When I was growing up there was nothing more thrilling than learning we were going to pay a visit to Granny and Grandpa’s house. Back then they lived on the North Devon/Cornwall border and had a fantastically spooky old house. As I grew up I realised it was not the house which ignited my excitement but the sense of coming home, of being within my family. Whether the house was filled with Uncles, Aunts and Cousins or just my grandparents, I felt the pull in my heart when it was time to leave. My Grandpa has since died and my Granny moved back to be near her childhood home all the way up on the Yorkshire coast. Yet my feeling of returning to the heart of my family still remains strong. If anything, it has deepened since I became a Mama.
I think Milla gets more excited by a visit to Granny’s than I do. She sings songs about seeing Granny, is exasperated by the length of the journey and wants to spend every moment as close to Granny as she can. I only wish that the South coast were a little closer to the Yorkshire coast so that our visits could be more frequent.
Despite pretty dismal (yes, Bank Holiday) weather we made it out onto the cliffs with my Uncle to take a look at the nesting colonies. This bleak outpost is teeming with Kittiwakes, Guillemots, Gannets and Puffins. We never seem to visit when the Puffins are nesting and so were really looking forward to seeing our first. We saw a couple through the scopes of volunteers who brave the elements to enhance the experience of us inexperienced birders. There had been a report of an Albatross a few days earlier but this is apparently very unusual. I wish I had taken my small camera as the zoom would have done a better job of catching the puffins then the kit lens on my DSLR. I did see a fantastic shot of a Puffin on top of the cliff that a young boy had captured but Milla and Monty (not to mention my California-based Uncle) were not keen on the extreme wind conditions so staking out the cliff tops was not an option.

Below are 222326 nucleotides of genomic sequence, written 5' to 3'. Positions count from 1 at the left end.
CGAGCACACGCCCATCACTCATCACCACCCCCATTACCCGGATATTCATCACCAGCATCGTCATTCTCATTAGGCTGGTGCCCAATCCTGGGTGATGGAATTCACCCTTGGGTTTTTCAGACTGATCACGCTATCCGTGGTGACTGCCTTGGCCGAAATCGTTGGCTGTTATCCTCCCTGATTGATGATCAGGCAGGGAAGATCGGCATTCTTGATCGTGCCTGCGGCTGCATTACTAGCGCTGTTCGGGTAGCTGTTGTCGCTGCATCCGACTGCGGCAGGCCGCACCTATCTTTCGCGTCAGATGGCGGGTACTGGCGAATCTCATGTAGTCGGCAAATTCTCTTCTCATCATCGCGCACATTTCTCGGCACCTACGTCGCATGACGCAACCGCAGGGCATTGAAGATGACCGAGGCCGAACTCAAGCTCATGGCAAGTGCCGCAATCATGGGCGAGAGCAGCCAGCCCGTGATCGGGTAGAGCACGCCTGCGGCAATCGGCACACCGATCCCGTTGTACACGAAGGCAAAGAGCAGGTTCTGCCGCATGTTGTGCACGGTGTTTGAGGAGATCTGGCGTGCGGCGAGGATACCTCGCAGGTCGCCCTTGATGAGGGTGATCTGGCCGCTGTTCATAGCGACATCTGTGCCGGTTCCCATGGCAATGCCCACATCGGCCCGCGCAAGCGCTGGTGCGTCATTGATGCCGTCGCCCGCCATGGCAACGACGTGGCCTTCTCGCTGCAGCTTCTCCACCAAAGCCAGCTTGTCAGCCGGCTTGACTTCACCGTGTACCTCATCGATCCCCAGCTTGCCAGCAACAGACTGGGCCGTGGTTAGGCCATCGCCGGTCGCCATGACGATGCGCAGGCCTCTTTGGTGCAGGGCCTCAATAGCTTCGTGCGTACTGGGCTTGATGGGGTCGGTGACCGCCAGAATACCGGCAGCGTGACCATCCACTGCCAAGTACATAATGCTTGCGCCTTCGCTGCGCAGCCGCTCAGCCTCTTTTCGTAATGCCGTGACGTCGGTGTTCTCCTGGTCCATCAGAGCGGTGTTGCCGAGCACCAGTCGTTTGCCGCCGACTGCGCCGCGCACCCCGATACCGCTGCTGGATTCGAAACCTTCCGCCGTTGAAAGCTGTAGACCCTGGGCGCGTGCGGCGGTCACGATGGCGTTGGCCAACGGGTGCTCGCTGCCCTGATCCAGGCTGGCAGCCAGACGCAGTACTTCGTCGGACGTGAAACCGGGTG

As you can see, Monty decided the best way to deal with the wind was to fall asleep. Either that or he was lulled by the beautiful bird song from the ground nesters and land-dwelling birds. If you ever visit Bempton Cliffs you must stop at the catering van which sells the most delicious vegetarian, organic, local, ethical food I have had the pleasure of eating. Simply superb homemade food.
As always, our visit was all too short and served only to show us how much we miss Granny every other day of the year. I am already trying to figure out when we can head up again as despite the arduous journey it is very much worth it.
The journey now takes a day each way. In times passed we could have done it in four to five hours but something shifts when you have children and not only is it impossible to leave early you’re required to stop frequently. One of the nice things about stopping is that we have the opportunity to have some fun en route. Ordinarily we stop at Twycross Zoo as our local zoo membership allows us free entry. This time we made our big stop much earlier in the journey and met up with some friends at Yorkshire Sculpture Park.
It is the perfect place to blow away the cobwebs after being cooped up in a car. The current exhibition by David Nash has some truly phenomenal pieces of trees as well as abstract sculpture. There is so much to see and as you would expect from a flying visit barely scratched the surface. One piece which was particularly special was the Deer Shelter Skyspace by James Turrell. A seemingly seamless piece of peaceful sky hidden behind the old deer shelter arches. Wonderful place to visit and the cakes are to die for which is the measure of any attraction.